States with Medicaid expansion programs must use their Medicaid benefit package for SCHIP. States with separate programs have greater flexibility, although they still must ensure that the SCHIP benefit package meets, or exceeds, the minimum coverage parameters outlined in Title XXI legislation, by adopting one of the following options:
- Benchmark coverage equivalent to the standard Blue Cross/Blue Shield PPO option of the Federal Employees' Health Benefit Program (FEHBP), the State Employee Health Benefit Plan, or coverage offered by the HMO with the largest commercial enrollment in the state
- Coverage that is equivalent actuarially to any of the above benchmarks (and that meets coverage requirements specified in Title XXI)
- Grandfathered coverage provided through pre-SCHIP state programs (offered only to Florida, New York, and Pennsylvania)
- Other coverage approved by the Secretary
Upon passage of Title XXI, one of the most persuasive arguments among advocates in support of adopting Medicaid expansions under SCHIP was that Medicaid extends to children the broadest possible benefits coverage and virtually open-ended protection against any illness. 45 The Omnibus Budget Reconciliation Act of 1989 (OBRA 89) strengthened Medicaid's Early and Periodic Screening, Diagnosis, and Treatment (EPSDT) provisions by defining them more clearly and, most important, by requiring states to provide, rather than simply arrange for:
"…such other necessary health care, diagnostic services, treatment, and other measures described in [the list of covered services] to correct or ameliorate defects and physical and mental illnesses and conditions discovered by the screening services, whether or not such services are covered under the state plan."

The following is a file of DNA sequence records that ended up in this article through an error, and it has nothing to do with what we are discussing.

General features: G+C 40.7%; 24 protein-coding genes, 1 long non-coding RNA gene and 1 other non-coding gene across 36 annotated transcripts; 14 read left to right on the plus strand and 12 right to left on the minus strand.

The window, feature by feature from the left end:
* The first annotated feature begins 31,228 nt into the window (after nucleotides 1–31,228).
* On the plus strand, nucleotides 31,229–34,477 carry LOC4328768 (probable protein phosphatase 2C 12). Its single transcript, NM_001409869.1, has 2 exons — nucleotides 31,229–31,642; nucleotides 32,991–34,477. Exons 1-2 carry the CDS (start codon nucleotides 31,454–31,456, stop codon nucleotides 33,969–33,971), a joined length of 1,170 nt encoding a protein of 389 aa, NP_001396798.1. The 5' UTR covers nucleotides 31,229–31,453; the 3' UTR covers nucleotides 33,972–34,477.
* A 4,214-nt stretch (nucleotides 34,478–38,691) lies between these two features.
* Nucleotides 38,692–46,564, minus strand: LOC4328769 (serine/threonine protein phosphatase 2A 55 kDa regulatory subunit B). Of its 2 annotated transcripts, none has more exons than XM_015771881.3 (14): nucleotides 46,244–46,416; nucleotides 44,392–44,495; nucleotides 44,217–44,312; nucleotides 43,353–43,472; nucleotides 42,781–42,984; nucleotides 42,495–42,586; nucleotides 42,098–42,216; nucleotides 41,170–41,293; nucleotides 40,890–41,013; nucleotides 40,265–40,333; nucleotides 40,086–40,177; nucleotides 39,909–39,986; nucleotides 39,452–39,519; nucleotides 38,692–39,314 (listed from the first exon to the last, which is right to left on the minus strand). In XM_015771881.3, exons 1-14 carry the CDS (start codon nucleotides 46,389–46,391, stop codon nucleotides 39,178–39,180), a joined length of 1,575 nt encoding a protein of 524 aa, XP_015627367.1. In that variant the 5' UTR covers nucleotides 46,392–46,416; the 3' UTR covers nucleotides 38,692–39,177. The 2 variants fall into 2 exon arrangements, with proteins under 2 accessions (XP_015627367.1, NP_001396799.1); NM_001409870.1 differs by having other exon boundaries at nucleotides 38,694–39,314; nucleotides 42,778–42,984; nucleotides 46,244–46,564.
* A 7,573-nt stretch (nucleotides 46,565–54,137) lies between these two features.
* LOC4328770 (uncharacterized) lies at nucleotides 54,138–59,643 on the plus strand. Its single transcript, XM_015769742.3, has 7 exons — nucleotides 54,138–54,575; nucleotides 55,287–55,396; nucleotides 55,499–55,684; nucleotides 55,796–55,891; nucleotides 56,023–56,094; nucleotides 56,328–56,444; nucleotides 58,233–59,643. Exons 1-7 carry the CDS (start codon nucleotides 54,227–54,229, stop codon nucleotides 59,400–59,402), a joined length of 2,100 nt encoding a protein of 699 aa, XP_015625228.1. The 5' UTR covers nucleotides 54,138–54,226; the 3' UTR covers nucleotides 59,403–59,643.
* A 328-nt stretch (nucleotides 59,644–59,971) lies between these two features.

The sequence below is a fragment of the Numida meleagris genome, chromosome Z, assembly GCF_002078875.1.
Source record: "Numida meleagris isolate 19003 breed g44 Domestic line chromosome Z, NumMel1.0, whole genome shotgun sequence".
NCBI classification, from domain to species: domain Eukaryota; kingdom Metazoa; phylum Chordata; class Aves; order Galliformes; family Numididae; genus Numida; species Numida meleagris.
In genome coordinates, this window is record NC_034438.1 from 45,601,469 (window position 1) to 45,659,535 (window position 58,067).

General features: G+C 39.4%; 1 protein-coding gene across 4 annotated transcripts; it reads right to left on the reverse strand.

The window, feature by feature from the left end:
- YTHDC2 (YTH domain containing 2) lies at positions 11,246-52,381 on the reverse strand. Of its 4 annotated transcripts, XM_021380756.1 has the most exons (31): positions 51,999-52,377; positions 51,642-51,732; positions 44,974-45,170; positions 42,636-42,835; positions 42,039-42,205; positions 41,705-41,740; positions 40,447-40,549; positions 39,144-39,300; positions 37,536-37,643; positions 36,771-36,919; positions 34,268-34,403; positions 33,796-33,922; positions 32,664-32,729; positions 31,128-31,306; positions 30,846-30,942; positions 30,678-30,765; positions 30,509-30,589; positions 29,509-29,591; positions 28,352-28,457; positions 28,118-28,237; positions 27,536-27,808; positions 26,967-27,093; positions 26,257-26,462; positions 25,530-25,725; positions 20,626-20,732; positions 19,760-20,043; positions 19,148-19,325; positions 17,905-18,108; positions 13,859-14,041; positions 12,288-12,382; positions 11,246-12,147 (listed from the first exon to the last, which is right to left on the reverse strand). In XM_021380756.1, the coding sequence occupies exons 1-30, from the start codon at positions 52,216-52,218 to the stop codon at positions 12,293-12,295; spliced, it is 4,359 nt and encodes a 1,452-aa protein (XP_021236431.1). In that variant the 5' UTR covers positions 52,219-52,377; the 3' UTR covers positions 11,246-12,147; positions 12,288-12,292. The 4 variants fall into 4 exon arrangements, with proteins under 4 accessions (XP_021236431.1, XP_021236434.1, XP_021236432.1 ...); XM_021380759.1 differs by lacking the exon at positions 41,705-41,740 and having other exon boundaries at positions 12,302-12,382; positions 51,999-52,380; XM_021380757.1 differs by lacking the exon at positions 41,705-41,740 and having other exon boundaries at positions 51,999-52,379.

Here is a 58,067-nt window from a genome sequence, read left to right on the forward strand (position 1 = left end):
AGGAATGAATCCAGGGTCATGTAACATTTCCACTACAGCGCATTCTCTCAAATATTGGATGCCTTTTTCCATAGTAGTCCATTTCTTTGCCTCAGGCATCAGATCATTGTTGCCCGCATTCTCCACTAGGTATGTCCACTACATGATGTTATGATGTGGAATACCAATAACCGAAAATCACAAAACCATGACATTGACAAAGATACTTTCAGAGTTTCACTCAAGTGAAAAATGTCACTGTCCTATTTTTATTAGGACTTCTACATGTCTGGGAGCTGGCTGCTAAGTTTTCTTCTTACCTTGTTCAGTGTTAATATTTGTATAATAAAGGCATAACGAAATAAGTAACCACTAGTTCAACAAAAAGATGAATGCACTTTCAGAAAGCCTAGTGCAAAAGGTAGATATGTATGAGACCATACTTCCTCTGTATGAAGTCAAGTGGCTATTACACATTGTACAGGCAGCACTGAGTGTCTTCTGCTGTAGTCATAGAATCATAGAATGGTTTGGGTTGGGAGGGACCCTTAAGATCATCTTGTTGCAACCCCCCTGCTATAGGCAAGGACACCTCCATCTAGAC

At least on paper, therefore, the OBRA 89 provisions gave Medicaid-eligible children coverage for any medically necessary service. Some referred to Medicaid's comprehensive coverage as the "gold standard."
Those debating whether to design SCHIP as a Medicaid expansion or as a separate state program looked closely at benefit packages. Some states saw Medicaid's broad coverage for low-income children as a good thing, while others viewed it as "too generous," preferring coverage that would more closely resemble private insurance options. Benefits issues influenced the debates greatly in Louisiana, one of the two Medicaid expansion states, where concerns about the adequacy of available private plans for children with special healthcare needs figured importantly.
To varying degrees, all four study states with separate state programs (California, Colorado, New York, and Texas) sought to make the SCHIP benefit package similar to commercial ones rather than designing packages like Medicaid's. In California and Colorado, there were also concerns that the SCHIP benefit package should be no more comprehensive than the packages available to state employees and people covered by the typical private insurance plan.
In New York and Texas, pre-existing state programs for children influenced the design of the benefit packages. The fact that New York's pre-SCHIP benefits package was given "grandfather" approval reinforced its decision to operate a separate program. On the other hand, the pre-existing program in Texas, which had a limited benefit package, helped pave the way for a more comprehensive SCHIP package. 46 In Texas, providers and advocates for children with special health care needs pushed for enhancements to the benchmark to provide adequately for these children.
45. Ian Hill, "Charting New Courses for Children's Health Insurance," Policy and Practice, vol. 58, no. 4, December 2000.
46. Texas Healthy Kids Program was a public-private partnership that had enrolled 15,000 low-income children.